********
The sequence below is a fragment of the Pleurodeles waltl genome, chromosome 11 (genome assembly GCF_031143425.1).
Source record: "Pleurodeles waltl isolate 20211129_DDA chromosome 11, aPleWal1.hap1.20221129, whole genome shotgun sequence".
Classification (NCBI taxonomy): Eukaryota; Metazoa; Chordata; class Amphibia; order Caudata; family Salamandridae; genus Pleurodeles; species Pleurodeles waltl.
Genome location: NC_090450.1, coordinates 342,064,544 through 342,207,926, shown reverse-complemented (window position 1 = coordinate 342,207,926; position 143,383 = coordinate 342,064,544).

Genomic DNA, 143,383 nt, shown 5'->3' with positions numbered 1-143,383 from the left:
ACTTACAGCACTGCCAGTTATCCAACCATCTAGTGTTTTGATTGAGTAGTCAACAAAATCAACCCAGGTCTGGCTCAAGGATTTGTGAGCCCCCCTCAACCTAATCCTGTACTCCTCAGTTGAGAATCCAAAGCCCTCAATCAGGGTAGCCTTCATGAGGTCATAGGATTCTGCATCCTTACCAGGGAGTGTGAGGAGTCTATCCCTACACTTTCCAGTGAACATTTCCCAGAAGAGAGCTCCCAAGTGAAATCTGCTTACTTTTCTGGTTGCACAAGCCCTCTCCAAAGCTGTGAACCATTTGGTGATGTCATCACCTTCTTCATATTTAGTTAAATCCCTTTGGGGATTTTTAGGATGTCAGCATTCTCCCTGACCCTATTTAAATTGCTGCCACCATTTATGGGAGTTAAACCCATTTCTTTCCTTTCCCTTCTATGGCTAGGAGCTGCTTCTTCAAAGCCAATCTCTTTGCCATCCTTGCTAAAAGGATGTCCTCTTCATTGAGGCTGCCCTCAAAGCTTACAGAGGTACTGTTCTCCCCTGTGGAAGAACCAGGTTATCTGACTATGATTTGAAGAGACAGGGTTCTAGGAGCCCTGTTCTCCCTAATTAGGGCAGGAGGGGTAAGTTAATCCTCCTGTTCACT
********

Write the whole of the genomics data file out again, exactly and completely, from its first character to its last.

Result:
The sequence below is a fragment of the Pleurodeles waltl genome, chromosome 11 (genome assembly GCF_031143425.1).
Source record: "Pleurodeles waltl isolate 20211129_DDA chromosome 11, aPleWal1.hap1.20221129, whole genome shotgun sequence".
Classification (NCBI taxonomy): Eukaryota; Metazoa; Chordata; class Amphibia; order Caudata; family Salamandridae; genus Pleurodeles; species Pleurodeles waltl.
Genome location: NC_090450.1, coordinates 342,064,544 through 342,207,926, shown reverse-complemented (window position 1 = coordinate 342,207,926; position 143,383 = coordinate 342,064,544).

Genomic DNA, 143,383 nt, shown 5'->3' with positions numbered 1-143,383 from the left:
ACTTACAGCACTGCCAGTTATCCAACCATCTAGTGTTTTGATTGAGTAGTCAACAAAATCAACCCAGGTCTGGCTCAAGGATTTGTGAGCCCCCCTCAACCTAATCCTGTACTCCTCAGTTGAGAATCCAAAGCCCTCAATCAGGGTAGCCTTCATGAGGTCATAGGATTCTGCATCCTTACCAGGGAGTGTGAGGAGTCTATCCCTACACTTTCCAGTGAACATTTCCCAGAAGAGAGCTCCCAAGTGAAATCTGCTTACTTTTCTGGTTGCACAAGCCCTCTCCAAAGCTGTGAACCATTTGGTGATGTCATCACCTTCTTCATATTTAGTTAAATCCCTTTGGGGATTTTTAGGATGTCAGCATTCTCCCTGACCCTATTTAAATTGCTGCCACCATTTATGGGAGTTAAACCCATTTCTTTCCTTTCCCTTCTATGGCTAGGAGCTGCTTCTTCAAAGCCAATCTCTTTGCCATCCTTGCTAAAAGGATGTCCTCTTCATTGAGGCTGCCCTCAAAGCTTACAGAGGTACTGTTCTCCCCTGTGGAAGAACCAGGTTATCTGACTATGATTTGAAGAGACAGGGTTCTAGGAGCCCTGTTCTCCCTAATTAGGGCAGGAGGGGTAAGTTAATCCTCCTGTTCACT